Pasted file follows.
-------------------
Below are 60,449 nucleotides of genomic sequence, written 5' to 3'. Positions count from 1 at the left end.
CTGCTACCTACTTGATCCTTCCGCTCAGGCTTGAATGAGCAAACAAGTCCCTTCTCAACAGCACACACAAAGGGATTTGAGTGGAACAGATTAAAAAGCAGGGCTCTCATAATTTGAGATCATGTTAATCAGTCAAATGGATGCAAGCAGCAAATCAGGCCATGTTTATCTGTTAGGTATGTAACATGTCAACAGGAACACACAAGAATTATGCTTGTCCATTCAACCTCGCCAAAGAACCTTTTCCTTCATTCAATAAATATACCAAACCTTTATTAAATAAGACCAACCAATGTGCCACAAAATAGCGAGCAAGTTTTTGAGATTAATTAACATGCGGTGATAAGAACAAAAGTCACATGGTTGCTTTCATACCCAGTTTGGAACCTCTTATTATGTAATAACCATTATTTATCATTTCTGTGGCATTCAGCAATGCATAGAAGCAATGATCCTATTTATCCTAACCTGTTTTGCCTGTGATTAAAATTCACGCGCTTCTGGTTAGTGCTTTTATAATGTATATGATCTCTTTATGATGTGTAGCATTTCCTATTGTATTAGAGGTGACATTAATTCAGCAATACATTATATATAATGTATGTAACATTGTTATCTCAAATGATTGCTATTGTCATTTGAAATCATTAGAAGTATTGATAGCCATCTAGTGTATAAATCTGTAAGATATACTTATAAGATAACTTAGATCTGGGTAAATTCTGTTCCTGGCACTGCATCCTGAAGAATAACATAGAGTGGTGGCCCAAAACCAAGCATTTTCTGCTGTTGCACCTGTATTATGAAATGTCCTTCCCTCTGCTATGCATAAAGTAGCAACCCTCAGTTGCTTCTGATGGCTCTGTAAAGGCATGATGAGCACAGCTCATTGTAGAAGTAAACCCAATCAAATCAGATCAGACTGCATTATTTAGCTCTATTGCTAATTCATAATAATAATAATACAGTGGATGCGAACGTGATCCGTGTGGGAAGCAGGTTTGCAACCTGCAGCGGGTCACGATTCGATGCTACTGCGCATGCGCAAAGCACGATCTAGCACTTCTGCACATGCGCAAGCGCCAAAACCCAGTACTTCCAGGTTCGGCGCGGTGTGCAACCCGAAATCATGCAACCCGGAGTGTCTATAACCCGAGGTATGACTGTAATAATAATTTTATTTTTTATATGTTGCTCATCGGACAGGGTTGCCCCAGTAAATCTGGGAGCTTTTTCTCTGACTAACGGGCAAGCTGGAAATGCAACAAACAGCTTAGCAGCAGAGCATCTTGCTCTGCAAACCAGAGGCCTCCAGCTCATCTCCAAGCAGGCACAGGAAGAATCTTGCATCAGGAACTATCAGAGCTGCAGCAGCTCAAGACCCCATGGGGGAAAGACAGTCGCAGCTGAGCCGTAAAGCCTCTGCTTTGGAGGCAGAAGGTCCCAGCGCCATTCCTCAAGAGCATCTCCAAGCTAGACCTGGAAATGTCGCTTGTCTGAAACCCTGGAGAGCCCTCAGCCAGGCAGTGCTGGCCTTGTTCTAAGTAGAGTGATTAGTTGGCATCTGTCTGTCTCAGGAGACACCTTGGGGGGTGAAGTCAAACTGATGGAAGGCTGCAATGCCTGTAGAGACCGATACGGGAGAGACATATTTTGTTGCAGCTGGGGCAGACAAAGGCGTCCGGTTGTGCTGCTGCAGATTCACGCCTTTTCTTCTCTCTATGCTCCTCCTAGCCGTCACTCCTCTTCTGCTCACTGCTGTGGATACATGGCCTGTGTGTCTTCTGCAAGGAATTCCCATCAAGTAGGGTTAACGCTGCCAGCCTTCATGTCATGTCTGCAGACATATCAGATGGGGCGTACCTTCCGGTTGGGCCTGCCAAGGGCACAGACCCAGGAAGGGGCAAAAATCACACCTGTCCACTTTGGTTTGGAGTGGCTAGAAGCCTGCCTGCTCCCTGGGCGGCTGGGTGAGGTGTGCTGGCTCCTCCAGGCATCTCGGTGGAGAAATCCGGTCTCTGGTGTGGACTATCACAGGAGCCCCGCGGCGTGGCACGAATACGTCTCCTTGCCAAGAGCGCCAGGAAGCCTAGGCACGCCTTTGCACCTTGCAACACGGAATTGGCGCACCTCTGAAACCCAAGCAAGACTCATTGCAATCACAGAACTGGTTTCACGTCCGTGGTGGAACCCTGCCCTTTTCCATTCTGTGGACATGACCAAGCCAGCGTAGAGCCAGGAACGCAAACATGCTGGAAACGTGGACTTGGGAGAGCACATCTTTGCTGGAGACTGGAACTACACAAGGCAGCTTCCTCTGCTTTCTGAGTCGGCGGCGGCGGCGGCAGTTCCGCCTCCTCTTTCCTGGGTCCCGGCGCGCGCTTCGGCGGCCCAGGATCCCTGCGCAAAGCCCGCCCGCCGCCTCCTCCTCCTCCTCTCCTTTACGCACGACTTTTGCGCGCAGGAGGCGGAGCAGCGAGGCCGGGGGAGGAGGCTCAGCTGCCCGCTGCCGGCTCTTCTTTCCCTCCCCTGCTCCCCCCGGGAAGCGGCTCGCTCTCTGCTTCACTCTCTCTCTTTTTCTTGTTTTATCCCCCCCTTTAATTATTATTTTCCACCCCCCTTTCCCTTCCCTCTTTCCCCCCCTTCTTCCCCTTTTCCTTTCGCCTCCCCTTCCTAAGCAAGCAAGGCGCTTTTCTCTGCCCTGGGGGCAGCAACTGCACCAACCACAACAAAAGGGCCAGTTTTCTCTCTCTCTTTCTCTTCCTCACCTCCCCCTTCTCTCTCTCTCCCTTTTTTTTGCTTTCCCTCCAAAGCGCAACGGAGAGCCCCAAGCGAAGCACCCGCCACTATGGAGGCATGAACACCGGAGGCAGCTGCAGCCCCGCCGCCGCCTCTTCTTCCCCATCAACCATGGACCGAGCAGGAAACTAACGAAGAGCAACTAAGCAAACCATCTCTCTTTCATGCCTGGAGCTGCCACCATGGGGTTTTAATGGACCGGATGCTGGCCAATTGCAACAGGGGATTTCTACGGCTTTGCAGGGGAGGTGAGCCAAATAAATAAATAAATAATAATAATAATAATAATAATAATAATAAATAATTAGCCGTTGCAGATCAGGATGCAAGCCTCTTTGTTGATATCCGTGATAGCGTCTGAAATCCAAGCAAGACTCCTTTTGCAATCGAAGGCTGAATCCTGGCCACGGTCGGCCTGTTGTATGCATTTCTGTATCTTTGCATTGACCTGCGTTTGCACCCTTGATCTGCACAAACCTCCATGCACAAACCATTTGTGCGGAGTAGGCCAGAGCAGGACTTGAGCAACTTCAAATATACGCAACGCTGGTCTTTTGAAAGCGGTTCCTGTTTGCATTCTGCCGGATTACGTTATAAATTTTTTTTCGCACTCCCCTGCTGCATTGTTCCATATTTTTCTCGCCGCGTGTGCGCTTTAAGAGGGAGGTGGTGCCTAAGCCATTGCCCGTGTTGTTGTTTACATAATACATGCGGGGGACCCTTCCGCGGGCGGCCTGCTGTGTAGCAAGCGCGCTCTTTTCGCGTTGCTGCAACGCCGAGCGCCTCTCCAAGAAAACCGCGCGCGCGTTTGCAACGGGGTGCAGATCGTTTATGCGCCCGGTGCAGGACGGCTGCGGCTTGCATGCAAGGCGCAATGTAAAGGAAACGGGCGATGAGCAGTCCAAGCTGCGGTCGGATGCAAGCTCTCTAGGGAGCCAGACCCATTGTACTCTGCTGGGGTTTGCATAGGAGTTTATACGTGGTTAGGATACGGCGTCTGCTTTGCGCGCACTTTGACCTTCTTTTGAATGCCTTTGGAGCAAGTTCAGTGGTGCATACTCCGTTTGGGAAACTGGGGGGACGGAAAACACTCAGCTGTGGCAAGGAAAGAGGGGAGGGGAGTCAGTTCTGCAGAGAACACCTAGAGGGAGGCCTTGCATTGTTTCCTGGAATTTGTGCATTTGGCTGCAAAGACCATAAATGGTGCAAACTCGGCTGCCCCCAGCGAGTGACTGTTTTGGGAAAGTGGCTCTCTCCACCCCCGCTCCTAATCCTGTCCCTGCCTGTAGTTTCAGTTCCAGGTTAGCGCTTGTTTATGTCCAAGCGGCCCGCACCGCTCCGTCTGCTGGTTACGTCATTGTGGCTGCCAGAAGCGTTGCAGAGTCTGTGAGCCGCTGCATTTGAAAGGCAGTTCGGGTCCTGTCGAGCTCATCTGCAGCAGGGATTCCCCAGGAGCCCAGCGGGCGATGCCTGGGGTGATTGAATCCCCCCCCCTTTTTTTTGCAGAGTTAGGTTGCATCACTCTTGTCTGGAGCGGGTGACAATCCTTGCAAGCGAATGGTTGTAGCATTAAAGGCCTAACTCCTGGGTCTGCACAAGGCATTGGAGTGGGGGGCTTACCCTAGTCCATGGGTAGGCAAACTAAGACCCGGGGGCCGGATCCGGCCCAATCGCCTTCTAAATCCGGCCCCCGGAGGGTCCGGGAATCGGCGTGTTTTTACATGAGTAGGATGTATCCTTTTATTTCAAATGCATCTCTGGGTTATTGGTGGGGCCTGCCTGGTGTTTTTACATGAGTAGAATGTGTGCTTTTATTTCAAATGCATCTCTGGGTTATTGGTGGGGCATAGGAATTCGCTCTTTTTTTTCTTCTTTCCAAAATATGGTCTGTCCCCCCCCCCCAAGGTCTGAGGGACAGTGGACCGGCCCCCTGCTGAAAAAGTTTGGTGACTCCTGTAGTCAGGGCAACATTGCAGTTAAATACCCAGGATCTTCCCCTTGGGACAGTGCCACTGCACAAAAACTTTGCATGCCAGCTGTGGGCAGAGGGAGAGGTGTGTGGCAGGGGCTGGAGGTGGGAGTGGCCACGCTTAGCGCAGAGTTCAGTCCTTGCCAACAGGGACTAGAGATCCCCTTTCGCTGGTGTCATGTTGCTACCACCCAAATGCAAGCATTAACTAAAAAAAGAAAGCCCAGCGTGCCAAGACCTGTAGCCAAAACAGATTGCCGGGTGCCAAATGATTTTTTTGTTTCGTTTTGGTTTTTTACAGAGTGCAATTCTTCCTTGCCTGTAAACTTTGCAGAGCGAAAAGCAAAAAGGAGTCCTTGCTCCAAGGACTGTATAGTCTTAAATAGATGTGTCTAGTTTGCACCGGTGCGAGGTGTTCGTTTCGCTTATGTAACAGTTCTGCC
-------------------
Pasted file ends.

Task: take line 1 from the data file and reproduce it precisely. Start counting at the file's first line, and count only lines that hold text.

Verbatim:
Below are 60,449 nucleotides of genomic sequence, written 5' to 3'. Positions count from 1 at the left end.